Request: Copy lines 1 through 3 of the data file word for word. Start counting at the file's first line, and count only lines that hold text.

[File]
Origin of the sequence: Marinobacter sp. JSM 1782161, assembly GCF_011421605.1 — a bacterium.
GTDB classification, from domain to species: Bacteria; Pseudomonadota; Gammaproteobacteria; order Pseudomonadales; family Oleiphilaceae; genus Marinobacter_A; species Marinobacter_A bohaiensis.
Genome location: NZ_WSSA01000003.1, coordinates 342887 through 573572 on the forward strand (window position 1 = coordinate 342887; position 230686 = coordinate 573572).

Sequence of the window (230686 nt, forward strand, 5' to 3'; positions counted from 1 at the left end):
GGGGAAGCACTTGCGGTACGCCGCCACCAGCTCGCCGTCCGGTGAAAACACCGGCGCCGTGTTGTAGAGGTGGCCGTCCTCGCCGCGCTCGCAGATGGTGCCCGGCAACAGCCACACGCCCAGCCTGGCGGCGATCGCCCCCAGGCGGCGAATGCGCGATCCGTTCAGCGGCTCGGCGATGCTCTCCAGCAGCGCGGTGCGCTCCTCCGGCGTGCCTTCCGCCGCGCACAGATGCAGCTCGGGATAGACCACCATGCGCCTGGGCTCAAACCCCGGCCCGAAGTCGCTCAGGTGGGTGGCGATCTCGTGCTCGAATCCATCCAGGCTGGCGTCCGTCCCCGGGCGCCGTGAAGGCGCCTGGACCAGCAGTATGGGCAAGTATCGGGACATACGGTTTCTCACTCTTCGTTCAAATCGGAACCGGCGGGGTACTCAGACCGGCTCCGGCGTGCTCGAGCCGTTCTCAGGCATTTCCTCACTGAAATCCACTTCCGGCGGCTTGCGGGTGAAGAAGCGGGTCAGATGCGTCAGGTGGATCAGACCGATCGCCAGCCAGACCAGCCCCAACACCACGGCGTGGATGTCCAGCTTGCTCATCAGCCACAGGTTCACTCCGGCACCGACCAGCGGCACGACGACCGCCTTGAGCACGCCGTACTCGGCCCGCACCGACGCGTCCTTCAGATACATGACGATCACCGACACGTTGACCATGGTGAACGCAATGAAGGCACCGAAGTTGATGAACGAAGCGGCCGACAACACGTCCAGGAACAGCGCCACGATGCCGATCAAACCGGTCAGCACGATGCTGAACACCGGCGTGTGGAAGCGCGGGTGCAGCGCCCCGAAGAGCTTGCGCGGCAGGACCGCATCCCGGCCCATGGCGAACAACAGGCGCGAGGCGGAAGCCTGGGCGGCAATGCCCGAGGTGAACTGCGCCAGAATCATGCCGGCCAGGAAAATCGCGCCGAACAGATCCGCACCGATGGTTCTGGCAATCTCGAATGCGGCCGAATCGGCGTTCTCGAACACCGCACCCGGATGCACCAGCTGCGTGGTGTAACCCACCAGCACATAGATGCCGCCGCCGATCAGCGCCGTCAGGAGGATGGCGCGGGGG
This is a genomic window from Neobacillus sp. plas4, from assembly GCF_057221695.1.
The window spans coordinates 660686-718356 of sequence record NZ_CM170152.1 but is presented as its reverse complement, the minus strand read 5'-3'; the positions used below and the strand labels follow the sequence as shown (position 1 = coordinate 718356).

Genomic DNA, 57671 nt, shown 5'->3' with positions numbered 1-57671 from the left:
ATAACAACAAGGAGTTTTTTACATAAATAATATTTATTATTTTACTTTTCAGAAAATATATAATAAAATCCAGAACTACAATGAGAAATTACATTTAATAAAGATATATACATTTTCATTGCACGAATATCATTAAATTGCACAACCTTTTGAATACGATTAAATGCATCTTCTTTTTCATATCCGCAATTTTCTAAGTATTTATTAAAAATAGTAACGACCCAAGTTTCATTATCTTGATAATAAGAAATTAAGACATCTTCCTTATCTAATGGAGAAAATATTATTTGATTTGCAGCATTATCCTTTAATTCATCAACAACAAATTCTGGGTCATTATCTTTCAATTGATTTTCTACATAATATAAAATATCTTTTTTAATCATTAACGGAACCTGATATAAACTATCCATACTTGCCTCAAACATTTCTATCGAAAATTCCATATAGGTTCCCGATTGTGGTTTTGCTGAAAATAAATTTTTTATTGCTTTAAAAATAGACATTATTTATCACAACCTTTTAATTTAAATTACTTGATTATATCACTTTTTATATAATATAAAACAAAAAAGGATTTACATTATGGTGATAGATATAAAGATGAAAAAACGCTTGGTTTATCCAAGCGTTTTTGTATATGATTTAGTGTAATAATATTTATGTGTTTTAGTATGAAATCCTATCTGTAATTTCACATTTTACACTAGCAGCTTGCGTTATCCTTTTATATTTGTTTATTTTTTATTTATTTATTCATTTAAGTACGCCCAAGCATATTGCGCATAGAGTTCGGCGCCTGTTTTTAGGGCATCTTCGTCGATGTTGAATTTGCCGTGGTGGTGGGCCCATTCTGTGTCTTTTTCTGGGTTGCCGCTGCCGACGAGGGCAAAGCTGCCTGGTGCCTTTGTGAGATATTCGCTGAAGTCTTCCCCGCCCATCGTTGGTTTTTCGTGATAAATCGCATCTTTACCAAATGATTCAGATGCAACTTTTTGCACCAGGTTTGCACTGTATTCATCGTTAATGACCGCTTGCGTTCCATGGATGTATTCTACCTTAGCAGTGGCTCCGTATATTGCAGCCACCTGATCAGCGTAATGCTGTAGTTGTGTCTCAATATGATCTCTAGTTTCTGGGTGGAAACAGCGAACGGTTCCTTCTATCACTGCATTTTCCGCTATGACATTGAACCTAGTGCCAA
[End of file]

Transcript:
Origin of the sequence: Marinobacter sp. JSM 1782161, assembly GCF_011421605.1 — a bacterium.
GTDB classification, from domain to species: Bacteria; Pseudomonadota; Gammaproteobacteria; order Pseudomonadales; family Oleiphilaceae; genus Marinobacter_A; species Marinobacter_A bohaiensis.
Genome location: NZ_WSSA01000003.1, coordinates 342887 through 573572 on the forward strand (window position 1 = coordinate 342887; position 230686 = coordinate 573572).